It is not known whether promethazine passes into breast milk or if it could affect a nursing baby. Tell your doctor if you are nursing prior to using Phenergan.

How should I take Phenergan?

Take Phenergan exactly as prescribed by your doctor. Follow all directions on your prescription label. Your doctor may occasionally change your dose to make sure you get the best results. Do not take this medicine in larger or smaller amounts or for longer than recommended.

Phenergan is often taken at bedtime or before meals. For motion sickness, Phenergan is usually started within 1 hour before traveling. When used for surgery, Phenergan is usually taken the night before the surgery.

How often you take Phenergan and the timing of your dose will depend on the condition being treated.

Measure liquid medicine with the dosing syringe provided, or with a special dose-measuring spoon or medicine cup. If you do not have a dose-measuring device, ask your pharmacist for one.

If a child is using this medicine, tell your doctor if the child has any changes in weight. Phenergan doses are based on weight in children, and any changes may affect your child’s dose.

Call your doctor if your symptoms do not improve, or if they get worse while using Phenergan.

This medicine can cause unusual results with certain medical tests. Tell any doctor who treats you that you are using Phenergan.

Store Phenergan at room temperature away from moisture, heat, and light.

What happens if I miss a dose?

Take the missed dose as soon as you remember. Skip the missed dose if it is almost time for your next scheduled dose. Do not take extra medicine to make up the missed dose.

What happens if I overdose?

Seek emergency medical attention or call the Poison Help line at 1-800-222-1222.

Overdose symptoms may include overactive reflexes, loss of coordination, severe drowsiness or weakness, fainting, dilated pupils, weak or shallow breathing, or seizure (convulsions).

What should I avoid while taking Phenergan?

This medicine may impair your thinking or reactions. Be careful if you drive or do anything that requires you to be alert. Avoid getting up too fast from a sitting or lying position, or you may feel dizzy. Get up slowly and steady yourself to prevent a fall.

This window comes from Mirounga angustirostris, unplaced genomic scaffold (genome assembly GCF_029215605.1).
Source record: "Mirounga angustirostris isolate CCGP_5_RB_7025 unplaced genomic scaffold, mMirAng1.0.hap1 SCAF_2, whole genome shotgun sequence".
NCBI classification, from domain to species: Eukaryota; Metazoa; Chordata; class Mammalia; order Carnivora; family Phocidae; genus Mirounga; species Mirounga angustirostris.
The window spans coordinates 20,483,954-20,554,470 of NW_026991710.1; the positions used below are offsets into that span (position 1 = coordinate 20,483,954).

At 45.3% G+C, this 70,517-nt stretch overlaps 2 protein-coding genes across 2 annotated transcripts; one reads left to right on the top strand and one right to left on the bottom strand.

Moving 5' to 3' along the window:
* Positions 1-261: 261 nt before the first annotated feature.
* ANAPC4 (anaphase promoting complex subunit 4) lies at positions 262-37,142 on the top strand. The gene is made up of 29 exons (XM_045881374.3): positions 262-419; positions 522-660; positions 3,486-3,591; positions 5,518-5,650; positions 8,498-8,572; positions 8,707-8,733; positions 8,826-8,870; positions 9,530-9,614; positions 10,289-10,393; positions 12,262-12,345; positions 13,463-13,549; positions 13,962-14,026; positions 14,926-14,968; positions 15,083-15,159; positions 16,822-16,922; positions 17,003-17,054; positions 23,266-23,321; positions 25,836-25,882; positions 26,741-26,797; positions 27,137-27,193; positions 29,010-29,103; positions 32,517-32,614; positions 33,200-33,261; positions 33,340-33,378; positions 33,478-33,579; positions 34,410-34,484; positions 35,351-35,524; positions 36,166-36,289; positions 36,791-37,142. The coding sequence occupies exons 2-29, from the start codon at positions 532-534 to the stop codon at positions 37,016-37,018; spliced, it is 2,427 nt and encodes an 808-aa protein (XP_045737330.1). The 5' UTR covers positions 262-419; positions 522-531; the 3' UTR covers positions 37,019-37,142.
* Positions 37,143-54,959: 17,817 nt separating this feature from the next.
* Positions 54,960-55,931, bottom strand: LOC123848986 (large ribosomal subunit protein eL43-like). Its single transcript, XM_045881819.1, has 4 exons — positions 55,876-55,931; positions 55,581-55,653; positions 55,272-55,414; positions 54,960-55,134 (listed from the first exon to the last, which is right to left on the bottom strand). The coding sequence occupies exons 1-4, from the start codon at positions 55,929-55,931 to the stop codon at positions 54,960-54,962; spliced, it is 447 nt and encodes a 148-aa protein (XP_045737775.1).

Drinking alcohol can increase certain side effects of Phenergan. Do not drink alcohol while taking this medication.

Avoid exposure to sunlight or tanning beds. Phenergan can make you sunburn more easily. Wear protective clothing and use sunscreen (SPF 30 or higher) when you are outdoors.

Phenergan side effects

Get emergency medical help if you have any signs of an allergic reaction: hives; difficult breathing; swelling of your face, lips, tongue, or throat.

Stop using Phenergan and call your doctor at once if you have:

  • severe drowsiness, weak or shallow breathing;

  • a light-headed feeling, like you might pass out;

  • confusion, agitation, hallucinations, nightmares;

  • seizure (convulsions);

  • fast or slow heartbeats;

  • jaundice (yellowing of the skin or eyes);

  • uncontrolled muscle movements in your face (chewing, lip smacking, frowning, tongue movement, blinking or eye movement);

  • easy bruising or bleeding (nosebleeds, bleeding gums);

  • sudden weakness or ill feeling, fever, chills, sore throat, mouth sores, red or swollen gums, trouble swallowing; or

  • very stiff (rigid) muscles, high fever, sweating, confusion, fast or uneven heartbeats, tremors, feeling like you might pass out.

Side effects such as confusion and severe drowsiness may be more likely in older adults.

Common Phenergan side effects may include:

  • drowsiness, dizziness;

  • ringing in your ears;

  • double vision;